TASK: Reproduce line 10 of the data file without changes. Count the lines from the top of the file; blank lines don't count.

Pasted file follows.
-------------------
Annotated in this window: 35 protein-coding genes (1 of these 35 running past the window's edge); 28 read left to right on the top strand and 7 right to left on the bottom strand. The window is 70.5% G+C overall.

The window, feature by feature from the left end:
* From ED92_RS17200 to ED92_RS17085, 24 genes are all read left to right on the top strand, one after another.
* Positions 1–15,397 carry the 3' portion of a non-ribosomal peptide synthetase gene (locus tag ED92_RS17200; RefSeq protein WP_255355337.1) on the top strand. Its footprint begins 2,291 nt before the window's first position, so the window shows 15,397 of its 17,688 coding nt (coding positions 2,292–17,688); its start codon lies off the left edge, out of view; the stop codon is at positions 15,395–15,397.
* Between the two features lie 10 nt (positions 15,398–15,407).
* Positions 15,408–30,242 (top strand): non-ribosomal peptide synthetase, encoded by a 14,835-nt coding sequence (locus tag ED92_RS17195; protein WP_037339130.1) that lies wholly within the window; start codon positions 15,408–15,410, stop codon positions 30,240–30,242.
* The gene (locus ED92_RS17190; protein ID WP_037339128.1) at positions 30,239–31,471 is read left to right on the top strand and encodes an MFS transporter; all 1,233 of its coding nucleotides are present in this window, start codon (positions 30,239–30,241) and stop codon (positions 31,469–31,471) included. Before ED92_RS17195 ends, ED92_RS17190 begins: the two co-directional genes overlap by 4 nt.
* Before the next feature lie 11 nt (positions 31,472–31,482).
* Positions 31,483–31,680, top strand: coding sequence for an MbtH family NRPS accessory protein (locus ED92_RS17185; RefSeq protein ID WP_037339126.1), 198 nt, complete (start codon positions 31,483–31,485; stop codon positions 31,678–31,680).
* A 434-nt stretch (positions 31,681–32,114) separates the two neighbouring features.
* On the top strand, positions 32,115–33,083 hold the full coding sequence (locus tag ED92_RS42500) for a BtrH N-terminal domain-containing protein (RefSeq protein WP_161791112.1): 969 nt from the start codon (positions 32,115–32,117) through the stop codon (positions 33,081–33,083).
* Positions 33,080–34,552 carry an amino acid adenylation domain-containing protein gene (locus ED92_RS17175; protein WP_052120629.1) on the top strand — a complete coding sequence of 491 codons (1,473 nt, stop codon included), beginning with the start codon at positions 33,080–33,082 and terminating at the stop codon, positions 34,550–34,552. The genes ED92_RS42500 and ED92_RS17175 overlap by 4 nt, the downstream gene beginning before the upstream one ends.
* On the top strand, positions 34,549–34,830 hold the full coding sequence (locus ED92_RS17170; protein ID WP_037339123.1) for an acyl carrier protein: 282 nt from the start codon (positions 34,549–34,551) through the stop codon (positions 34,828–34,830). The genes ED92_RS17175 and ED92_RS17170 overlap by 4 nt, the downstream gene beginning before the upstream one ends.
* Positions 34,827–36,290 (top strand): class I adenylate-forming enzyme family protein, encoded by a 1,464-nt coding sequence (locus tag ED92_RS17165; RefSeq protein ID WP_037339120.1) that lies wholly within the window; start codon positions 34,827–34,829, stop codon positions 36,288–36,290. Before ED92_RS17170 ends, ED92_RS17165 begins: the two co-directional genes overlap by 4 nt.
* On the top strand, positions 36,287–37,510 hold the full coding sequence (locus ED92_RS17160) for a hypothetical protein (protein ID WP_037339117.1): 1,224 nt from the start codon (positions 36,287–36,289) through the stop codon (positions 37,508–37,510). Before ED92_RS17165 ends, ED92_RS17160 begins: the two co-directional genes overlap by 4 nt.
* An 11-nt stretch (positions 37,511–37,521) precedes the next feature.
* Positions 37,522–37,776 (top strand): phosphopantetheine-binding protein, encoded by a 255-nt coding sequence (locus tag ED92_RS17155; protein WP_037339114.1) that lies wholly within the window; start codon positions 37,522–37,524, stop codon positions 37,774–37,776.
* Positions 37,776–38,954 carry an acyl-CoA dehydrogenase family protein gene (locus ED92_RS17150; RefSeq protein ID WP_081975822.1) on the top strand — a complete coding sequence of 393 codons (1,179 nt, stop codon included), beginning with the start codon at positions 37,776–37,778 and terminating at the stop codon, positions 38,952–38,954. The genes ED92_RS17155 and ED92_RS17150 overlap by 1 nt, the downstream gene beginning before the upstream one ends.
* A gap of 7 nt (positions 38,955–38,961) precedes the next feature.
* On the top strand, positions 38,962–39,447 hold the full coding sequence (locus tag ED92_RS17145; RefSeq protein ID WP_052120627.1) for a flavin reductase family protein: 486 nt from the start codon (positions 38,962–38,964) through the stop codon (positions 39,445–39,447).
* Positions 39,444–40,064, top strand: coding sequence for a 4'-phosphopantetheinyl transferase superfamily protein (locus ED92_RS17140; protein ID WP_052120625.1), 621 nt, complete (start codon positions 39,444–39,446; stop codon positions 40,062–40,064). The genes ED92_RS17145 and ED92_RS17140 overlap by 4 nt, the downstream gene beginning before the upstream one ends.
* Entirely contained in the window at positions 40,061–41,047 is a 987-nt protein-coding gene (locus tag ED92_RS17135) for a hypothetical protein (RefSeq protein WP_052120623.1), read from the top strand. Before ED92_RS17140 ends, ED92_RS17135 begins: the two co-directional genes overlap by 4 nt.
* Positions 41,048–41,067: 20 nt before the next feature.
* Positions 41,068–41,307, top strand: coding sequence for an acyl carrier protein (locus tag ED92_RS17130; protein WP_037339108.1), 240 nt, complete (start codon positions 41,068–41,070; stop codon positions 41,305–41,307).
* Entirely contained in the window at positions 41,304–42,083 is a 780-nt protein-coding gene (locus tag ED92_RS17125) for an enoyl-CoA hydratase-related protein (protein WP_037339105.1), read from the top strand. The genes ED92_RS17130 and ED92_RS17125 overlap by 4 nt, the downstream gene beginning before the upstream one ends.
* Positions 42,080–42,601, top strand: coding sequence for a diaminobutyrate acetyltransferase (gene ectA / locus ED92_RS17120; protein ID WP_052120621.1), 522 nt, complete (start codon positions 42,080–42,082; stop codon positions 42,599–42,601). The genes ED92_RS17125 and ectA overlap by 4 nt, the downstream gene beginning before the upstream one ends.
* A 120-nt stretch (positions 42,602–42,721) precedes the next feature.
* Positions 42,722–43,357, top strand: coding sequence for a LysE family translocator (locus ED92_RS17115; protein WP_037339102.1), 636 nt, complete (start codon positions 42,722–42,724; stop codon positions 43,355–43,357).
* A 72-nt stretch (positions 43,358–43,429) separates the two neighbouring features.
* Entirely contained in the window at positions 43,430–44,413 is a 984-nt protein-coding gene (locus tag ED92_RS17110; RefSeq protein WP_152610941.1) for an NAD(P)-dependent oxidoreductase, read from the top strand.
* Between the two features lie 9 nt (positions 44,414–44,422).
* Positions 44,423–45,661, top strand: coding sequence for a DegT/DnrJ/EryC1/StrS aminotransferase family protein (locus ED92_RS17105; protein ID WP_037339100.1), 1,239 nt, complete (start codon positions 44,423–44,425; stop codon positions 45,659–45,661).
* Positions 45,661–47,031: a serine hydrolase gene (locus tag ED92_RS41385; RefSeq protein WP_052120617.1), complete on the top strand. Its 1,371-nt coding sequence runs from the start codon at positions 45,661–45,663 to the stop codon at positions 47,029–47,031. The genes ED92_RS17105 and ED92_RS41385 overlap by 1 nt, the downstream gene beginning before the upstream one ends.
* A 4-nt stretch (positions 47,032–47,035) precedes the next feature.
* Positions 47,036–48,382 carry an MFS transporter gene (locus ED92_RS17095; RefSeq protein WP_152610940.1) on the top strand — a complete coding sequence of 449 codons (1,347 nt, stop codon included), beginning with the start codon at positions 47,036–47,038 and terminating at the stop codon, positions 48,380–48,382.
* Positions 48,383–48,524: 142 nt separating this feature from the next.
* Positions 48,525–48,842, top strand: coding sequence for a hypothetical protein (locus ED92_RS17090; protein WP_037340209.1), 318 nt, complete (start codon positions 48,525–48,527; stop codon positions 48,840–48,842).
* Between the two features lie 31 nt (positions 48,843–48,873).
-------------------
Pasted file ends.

* A 434-nt stretch (positions 31,681–32,114) separates the two neighbouring features.